Best Chinese restaurant: PF Changs
Oh no……excuse me again.
We’re going to need a helluva’ lot more waterboards.
Writer’s Note: This is a continuation of PART 1 and PART 2, which can be read here.
Con artists are intriguing. Swindlers fascinate us.
Witnessing a crime where the tools of the trade consist of pure intellect and brass balls is infinitely more entertaining than watching a petty stick up. Alas, if the pen is mightier than the sword, then shrewdness is mightier still.
My phone rang Wednesday morning at 7:30 am. An ungodly hour.
“I’ve got his baseball plays,” the voice on the other end said. It was Peter Falcone. “He’s got seven plays today. How many can you take?”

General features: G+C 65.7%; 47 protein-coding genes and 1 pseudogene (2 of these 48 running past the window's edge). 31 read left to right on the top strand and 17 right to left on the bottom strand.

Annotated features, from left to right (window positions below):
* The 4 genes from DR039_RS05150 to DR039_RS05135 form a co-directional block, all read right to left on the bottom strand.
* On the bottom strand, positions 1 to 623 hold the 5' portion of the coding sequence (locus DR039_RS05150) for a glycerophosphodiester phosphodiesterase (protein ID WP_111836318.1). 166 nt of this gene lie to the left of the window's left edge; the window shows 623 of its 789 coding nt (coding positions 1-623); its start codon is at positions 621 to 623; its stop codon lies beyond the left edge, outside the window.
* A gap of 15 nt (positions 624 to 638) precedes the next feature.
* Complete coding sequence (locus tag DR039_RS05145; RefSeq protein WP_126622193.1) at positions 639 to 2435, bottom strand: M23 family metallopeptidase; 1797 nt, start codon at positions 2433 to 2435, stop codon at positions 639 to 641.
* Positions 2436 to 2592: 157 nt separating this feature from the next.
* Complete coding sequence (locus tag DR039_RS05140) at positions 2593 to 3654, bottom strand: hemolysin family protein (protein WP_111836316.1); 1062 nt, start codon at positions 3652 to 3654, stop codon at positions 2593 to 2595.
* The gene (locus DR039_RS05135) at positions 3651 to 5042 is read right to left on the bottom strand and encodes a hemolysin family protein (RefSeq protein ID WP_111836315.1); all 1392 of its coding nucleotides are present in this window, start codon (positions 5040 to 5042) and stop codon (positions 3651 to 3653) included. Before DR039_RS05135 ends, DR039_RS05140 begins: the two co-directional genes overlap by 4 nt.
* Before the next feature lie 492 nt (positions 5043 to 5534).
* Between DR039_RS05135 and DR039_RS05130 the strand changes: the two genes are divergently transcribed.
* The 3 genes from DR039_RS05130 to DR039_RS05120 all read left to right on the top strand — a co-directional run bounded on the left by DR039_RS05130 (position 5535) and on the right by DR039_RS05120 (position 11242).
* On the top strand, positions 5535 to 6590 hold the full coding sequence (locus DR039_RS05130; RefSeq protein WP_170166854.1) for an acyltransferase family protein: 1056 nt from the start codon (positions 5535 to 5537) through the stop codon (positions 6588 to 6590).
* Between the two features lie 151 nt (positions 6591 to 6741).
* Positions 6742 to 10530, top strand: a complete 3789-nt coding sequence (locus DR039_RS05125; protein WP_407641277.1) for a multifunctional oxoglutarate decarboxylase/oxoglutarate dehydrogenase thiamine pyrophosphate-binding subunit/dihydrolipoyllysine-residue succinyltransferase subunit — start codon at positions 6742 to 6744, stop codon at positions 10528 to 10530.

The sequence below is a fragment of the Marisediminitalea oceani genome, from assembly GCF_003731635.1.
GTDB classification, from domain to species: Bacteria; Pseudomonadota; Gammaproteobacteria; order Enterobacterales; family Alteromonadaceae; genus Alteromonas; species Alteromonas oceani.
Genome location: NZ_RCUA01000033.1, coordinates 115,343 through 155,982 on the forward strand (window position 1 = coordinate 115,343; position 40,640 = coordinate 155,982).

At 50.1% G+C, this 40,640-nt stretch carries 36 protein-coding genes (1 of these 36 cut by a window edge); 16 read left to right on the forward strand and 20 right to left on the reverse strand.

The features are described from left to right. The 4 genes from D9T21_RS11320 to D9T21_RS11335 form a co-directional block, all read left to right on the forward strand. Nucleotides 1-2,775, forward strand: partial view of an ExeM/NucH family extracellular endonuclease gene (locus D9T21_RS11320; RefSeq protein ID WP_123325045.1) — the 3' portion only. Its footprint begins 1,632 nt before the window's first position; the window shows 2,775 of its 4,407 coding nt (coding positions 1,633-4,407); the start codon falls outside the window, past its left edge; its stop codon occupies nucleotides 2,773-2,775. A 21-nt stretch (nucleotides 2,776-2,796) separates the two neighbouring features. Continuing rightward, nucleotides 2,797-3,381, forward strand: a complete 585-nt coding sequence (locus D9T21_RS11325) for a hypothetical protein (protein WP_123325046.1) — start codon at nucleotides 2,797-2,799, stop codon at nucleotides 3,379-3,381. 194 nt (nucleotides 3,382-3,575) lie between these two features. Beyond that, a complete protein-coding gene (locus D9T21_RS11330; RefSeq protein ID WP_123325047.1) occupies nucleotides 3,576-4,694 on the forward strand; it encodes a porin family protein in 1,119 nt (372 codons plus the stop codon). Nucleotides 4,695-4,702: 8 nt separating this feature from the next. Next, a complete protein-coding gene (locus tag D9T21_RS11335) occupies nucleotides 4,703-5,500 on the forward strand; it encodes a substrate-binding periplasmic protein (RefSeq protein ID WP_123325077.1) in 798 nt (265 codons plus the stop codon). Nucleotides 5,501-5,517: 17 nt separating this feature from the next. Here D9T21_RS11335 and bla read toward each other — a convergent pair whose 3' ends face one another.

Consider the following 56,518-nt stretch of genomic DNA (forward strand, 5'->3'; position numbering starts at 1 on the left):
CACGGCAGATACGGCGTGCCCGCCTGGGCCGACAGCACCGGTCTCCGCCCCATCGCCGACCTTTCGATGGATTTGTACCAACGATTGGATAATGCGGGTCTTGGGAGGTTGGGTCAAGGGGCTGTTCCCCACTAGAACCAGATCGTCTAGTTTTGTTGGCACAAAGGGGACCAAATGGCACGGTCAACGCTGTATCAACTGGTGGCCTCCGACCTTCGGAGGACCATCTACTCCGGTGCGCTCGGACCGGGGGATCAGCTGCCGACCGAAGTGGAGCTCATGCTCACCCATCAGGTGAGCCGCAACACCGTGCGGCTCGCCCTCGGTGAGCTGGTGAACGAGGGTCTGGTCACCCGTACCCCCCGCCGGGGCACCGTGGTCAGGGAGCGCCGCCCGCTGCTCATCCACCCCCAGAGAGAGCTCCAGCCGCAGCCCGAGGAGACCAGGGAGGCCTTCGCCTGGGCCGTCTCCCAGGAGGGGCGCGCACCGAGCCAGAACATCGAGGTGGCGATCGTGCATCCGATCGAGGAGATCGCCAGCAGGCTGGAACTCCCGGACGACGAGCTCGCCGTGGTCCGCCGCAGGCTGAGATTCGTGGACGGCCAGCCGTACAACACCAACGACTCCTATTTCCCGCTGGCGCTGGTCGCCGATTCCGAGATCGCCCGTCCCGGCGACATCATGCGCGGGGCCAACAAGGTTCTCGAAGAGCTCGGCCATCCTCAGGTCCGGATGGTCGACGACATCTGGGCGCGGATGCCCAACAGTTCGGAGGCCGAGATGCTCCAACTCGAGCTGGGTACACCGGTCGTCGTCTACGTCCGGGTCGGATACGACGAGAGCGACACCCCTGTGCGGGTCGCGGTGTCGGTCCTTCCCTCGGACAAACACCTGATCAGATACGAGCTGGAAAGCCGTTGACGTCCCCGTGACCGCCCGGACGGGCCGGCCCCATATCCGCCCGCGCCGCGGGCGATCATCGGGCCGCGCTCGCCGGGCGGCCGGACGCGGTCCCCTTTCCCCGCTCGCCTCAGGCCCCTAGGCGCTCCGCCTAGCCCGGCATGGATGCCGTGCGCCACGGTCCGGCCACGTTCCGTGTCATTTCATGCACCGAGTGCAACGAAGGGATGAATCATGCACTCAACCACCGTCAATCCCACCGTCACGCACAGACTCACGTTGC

A weary-eyed shuffle over to the computer ensued. I could easily get down $3,000 a game. Even better, since Pinnacle was one of my offshore betting sites, I could save Falcone’s jeweler contact a hundred or two a game on losses, due to their reduced vig. Most middlemen would have dicked the unsuspecting sap on the betting end. But that’s no way to do business — especially with an effortless upside guaranteed already.
“Oh wow, he’s going to love you for that! He’s going to be very excited when he hears the prices he’s getting is better than he’s expecting and are in his favor!”
A short tutorial on sports betting is needed here. Most baseball books deal what’s called a 20-cent line. That means two opposing teams which are listed at “pick ‘em” are lined at the price of $11o to win $100. If you add the difference between the two numbers, that’s 20 cents, thus the term “20 cent line.” However, a game that might have Cleveland -140 / Kansas City +120 elsewhere would be lined at Pinnacle at a discounted vig price — perhaps at Cleveland -136 / Kansas City +129.